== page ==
The third pictures inclusion is a great one to talk about. This picture appeared on the front page of the Seattle Times (correct me if I'm wrong) on about the 6th or 7th of December 2007. Does the picture look strange to you? That is because; as I understand it, it was taken with a fisheye lens and then electronically enhanced. Trust me, the landslides were bad enough looking without the distortion but I personally would have rather dealt with something a little more realistic and unaltered. The distortion makes it look like a volcano. There are no volcanoes in Pacific County Washington. These landslides occurred after a 100 year (500-1000?)storm event that dumped 14-20 inches on the Willapa Hills of South West Washington. This land is owned and managed by a private land company based in Federal Way, Washington. It is not within 50 miles of the Olympic National Forest. It is not within 80 miles of the Gifford Pinchot National Forest. Oh yeah and it isn?t a thinning project. Wasn?t this conversation about thinning? Wasn?t it about managing our National Forests? This picture has nothing to do with any of the individuals, companies, or organizations involved in the discussion at hand. I am not sure of the purpose of its inclusion other than shock value. It is shocking, I agree but it has nothing to do with the conversation. It is a distraction.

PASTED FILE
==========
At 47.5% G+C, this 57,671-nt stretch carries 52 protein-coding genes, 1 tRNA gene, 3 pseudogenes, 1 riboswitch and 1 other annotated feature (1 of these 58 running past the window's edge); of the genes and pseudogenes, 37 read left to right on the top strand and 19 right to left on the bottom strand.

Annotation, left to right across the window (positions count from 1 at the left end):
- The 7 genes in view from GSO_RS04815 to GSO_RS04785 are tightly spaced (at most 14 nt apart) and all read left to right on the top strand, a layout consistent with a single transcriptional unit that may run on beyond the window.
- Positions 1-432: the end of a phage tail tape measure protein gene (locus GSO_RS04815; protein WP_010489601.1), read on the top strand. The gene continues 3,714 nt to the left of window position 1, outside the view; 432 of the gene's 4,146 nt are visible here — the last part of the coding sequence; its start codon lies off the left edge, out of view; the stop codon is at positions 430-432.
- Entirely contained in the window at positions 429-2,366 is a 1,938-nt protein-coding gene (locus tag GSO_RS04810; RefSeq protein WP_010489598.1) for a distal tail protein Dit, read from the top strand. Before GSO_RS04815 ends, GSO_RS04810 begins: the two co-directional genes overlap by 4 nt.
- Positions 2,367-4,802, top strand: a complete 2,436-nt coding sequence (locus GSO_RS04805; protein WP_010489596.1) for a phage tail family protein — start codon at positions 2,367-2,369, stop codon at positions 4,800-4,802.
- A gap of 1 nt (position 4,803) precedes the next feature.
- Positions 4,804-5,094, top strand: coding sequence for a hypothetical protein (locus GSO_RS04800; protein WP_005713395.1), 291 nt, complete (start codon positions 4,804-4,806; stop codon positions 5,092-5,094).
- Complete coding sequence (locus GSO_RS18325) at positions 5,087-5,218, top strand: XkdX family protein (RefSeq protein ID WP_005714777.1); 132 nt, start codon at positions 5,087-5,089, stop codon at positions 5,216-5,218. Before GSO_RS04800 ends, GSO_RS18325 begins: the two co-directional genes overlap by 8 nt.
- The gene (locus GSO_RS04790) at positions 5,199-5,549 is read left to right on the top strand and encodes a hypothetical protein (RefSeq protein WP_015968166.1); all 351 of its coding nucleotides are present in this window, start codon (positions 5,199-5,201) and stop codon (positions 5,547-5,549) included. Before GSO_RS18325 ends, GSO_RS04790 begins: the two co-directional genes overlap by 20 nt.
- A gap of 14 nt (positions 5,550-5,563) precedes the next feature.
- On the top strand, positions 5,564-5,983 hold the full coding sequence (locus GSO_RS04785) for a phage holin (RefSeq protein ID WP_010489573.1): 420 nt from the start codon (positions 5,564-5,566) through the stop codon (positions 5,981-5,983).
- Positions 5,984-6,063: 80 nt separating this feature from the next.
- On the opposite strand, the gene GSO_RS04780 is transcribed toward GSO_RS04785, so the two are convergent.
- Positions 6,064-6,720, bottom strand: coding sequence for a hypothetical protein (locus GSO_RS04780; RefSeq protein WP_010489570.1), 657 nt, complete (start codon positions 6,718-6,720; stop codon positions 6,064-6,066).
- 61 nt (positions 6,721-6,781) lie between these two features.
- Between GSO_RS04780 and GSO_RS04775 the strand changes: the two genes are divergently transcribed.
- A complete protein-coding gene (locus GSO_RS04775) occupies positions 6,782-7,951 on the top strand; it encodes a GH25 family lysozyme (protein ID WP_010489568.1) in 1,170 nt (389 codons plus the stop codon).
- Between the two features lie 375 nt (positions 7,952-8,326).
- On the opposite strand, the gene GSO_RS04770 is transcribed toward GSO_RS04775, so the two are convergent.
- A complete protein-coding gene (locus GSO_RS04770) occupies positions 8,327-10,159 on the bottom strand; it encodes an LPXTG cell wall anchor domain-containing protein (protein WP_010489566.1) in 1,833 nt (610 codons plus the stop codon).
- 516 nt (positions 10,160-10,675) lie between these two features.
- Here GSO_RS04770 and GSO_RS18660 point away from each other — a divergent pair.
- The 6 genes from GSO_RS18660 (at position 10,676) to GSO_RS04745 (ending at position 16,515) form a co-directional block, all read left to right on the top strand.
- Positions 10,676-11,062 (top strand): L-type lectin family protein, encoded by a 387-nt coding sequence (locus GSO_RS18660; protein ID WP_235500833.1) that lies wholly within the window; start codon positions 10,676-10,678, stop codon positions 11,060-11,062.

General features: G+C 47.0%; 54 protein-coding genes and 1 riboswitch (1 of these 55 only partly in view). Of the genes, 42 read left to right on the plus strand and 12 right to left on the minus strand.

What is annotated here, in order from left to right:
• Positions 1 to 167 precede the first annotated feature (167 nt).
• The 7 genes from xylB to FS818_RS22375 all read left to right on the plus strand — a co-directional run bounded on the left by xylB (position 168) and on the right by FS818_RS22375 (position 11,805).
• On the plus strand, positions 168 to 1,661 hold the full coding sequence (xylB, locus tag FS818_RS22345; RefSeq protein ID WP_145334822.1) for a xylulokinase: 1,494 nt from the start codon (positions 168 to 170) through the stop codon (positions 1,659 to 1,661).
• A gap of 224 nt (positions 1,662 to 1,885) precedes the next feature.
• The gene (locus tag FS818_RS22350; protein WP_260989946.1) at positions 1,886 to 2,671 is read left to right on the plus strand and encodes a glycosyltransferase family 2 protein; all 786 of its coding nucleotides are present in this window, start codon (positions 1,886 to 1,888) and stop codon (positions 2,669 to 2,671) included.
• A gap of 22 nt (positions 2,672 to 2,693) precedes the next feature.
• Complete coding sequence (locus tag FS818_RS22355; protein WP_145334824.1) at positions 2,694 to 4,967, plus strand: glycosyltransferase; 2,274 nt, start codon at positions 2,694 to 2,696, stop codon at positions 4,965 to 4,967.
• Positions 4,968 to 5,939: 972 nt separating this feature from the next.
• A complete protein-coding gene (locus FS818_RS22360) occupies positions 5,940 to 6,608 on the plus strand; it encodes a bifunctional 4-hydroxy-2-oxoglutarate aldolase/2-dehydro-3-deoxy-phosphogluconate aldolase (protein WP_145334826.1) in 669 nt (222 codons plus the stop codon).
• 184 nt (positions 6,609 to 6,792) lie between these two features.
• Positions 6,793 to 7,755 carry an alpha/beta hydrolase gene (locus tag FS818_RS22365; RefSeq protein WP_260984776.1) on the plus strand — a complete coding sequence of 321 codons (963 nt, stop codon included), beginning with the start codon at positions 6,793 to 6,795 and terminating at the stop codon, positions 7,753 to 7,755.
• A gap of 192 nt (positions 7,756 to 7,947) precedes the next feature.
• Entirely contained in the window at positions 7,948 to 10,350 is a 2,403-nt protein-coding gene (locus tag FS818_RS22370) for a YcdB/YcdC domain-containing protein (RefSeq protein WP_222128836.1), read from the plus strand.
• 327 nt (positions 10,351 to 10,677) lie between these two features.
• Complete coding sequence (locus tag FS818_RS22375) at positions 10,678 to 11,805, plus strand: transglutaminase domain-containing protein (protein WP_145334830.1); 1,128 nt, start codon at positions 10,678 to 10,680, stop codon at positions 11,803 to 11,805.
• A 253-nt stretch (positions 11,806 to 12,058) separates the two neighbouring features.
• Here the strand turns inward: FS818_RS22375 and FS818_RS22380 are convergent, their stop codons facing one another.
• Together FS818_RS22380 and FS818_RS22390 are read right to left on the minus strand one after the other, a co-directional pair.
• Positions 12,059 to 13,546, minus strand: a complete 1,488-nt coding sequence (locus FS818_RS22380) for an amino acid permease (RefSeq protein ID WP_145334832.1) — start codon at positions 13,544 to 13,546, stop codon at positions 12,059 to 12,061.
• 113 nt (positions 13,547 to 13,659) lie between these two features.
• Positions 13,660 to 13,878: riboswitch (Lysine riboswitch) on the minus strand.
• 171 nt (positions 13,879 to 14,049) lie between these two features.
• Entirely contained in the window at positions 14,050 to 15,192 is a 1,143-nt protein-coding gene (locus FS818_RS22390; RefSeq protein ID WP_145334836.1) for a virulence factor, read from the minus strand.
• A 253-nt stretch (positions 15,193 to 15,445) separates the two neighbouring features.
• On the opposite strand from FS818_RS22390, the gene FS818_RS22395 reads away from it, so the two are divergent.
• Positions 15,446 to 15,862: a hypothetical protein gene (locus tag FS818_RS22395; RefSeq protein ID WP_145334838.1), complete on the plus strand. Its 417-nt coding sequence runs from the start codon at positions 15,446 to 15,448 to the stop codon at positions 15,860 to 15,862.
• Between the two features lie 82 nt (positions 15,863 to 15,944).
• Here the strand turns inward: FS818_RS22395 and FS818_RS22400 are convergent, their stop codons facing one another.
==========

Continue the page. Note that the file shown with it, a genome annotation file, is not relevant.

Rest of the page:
I will end as you: ?Let?s move forward with careful thinning?. Paul